Wednesday, May 22, 2013
by Nina Stack, President, Council of New Jersey Grantmakers
It is difficult to be patient when lives, and indeed entire communities, have been torn apart. So when Gov. Chris Christie famously declared “Shame on Congress” and slammed elected officials for delaying aid to states devastated by Superstorm Sandy, New Jersey residents applauded. The trail of destruction left in Sandy’s wake demanded immediate relief.
However, in a disaster as vast as this one, it is clear that the philanthropic community has differing roles to play in our state’s recovery process.
While there is an urgent need for agencies to move quickly in solving immediate problems, there is also a need for organizations to provide long-term relief, so they can address the many remaining issues after the first responders leave.
In the aftermath of Sandy, the philanthropic community rallied to the aid of storm victims. Money poured in from individuals, corporations and foundations eager to help. But the task of rebuilding is overwhelming after a disaster on a scale that has never been experienced before in New Jersey. In its role of supporting effective philanthropy, the Council of New Jersey Grantmakers looked for resources that would help guide funding organizations in how to best meet the diverse and dire needs of storm victims and their communities.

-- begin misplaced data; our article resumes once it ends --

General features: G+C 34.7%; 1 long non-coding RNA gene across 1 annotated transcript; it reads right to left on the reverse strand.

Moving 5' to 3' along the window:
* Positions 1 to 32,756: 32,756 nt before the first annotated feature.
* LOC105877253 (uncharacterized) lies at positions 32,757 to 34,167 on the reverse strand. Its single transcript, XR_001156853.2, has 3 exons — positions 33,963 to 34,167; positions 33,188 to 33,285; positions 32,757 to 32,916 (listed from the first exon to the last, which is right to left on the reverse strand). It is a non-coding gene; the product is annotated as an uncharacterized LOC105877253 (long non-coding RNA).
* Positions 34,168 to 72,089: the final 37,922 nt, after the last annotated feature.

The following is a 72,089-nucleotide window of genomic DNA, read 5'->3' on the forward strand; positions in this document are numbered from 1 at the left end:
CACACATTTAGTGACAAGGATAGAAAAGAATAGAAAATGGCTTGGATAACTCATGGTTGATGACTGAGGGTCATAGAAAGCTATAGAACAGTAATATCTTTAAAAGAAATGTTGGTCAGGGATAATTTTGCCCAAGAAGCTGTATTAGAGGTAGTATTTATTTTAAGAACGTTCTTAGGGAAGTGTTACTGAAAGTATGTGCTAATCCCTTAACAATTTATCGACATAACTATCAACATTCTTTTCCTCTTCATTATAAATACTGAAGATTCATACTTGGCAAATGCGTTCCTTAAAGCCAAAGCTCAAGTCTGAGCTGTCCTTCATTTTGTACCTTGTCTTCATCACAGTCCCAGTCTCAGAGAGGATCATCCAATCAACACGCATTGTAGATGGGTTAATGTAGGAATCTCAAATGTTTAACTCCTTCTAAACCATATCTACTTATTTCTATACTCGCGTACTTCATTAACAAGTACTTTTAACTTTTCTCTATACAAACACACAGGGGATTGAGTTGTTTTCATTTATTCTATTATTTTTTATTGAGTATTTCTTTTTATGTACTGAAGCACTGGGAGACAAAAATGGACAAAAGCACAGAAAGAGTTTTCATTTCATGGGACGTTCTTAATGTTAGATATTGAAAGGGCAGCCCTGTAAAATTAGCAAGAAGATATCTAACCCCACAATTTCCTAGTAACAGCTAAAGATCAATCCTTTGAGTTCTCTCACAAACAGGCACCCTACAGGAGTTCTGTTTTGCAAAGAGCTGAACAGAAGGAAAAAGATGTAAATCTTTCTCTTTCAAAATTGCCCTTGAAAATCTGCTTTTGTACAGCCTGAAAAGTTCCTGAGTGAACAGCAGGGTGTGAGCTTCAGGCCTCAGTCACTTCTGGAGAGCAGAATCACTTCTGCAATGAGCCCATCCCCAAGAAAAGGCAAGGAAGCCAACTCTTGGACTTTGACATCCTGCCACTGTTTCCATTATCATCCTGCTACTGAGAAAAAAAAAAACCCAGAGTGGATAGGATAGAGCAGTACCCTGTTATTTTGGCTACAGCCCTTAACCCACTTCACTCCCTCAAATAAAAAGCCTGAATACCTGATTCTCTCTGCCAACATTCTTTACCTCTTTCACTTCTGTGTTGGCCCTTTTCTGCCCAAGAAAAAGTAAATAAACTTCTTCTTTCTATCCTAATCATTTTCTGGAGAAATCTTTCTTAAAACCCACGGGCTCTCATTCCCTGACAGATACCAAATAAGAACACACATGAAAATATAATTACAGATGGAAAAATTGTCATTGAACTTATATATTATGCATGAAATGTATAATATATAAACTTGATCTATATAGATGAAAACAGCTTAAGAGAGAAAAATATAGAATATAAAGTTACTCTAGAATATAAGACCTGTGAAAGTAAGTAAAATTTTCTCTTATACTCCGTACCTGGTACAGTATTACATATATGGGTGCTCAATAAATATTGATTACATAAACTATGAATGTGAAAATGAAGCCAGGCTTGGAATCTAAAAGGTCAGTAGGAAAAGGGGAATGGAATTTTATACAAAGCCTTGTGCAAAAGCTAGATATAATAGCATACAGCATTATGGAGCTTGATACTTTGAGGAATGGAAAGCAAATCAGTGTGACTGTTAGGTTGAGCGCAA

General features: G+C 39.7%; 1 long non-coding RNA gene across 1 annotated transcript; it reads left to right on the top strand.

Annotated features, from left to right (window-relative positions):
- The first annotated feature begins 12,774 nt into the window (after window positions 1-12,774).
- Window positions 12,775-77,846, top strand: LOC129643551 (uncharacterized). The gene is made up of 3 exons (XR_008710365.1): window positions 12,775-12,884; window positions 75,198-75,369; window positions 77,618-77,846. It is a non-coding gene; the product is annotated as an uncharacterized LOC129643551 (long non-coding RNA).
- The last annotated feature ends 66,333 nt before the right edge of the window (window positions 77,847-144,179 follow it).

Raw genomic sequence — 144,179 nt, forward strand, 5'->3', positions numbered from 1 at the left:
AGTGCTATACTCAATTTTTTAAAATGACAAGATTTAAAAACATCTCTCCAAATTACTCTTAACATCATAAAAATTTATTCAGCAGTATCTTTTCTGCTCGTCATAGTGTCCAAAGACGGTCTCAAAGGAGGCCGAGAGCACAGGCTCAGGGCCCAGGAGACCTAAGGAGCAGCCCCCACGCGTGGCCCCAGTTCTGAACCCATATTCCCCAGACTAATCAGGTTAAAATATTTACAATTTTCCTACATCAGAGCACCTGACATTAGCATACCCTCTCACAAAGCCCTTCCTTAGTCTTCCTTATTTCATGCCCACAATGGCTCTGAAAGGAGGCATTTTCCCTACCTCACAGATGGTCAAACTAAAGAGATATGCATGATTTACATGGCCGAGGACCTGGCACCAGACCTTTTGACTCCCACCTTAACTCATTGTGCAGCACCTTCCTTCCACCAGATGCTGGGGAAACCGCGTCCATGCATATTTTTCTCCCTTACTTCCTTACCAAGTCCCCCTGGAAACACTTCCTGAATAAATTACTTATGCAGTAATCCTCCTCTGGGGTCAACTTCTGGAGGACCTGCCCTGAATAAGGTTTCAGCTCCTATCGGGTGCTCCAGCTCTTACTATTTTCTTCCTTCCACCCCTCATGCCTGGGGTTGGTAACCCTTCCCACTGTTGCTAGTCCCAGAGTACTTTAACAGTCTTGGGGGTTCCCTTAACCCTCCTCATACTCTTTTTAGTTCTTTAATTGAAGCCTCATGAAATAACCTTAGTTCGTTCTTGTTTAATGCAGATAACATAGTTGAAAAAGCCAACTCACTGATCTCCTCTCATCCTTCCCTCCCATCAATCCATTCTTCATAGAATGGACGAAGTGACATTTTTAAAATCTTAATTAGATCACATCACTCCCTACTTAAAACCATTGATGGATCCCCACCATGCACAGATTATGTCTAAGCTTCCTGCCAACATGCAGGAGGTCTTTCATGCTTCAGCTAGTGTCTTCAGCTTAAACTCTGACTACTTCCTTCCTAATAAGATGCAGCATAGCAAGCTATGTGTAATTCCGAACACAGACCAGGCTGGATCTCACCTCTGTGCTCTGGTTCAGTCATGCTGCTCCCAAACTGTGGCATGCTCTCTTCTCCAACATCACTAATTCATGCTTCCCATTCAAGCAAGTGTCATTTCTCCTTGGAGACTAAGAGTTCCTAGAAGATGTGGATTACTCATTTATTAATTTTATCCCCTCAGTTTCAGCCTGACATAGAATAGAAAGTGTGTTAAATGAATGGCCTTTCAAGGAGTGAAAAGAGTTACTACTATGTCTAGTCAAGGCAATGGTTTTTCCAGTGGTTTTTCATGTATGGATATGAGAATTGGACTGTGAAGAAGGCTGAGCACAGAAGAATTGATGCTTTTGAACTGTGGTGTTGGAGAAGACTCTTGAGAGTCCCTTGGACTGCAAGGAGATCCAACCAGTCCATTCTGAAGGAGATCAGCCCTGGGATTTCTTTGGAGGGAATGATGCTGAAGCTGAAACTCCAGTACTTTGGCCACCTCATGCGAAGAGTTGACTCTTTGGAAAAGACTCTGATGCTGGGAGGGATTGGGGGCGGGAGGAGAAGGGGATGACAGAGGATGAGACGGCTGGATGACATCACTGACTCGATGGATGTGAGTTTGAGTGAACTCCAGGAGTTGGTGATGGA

To be most effective in philanthropy, we know it is important to understand the dynamics at play. To that end, the Council of New Jersey Grantmakers connected philanthropic leaders in the Sandy relief effort with those in other states that have weathered some of the worst natural disasters in our country. Dozens of state and national funding organizations joined in on the council’s weekly teleconference calls to learn about issues that face communities after disaster strikes. And we learned that recovery is a marathon, not a sprint.
We learned about the stages of disaster planning, about best practices and strategies to ensure that rebuilding and recovery continue after FEMA, the Red Cross and other relief agencies depart.
What we learned is that it is critical to the recovery effort to have a reasoned, well-thought-out approach that will support rebuilding efforts for at least five years into the future. Philanthropic leaders told us time is required to get a clear picture of what is needed and to discern where gaps in services will occur once federal funding is exhausted.
They told us to be prepared to deal with mental health issues that arise 12 to 18 months after a disaster, when people finish the tasks of rebuilding their homes and begin to reflect on what they lost. They told us about unemployment issues and legal aid issues and financial issues and homelessness that will surface for years to come.
They talked about the importance of creating a framework to support storm victims into the future. They stressed the need for philanthropic funds — like the New Jersey Recovery Fund at Community Foundation of New Jersey or the Hurricane Sandy Relief Fund headed by N.J. First Lady Mary Pat Christie — that are vital to the recovery effort. These organizations must work to identify what the long-term demands will be and develop a methodical plan for meeting them, in partnership with local officials who know their communities best and can spearhead sustainable efforts to rebuild.
On this road to recovery, the philanthropic community is prepared to be there for as long as it takes stricken New Jerseyans to reach the finish line.
This commentary originally appeared in the Asbury Park Press on May 7, 2013 and is reprinted with permission.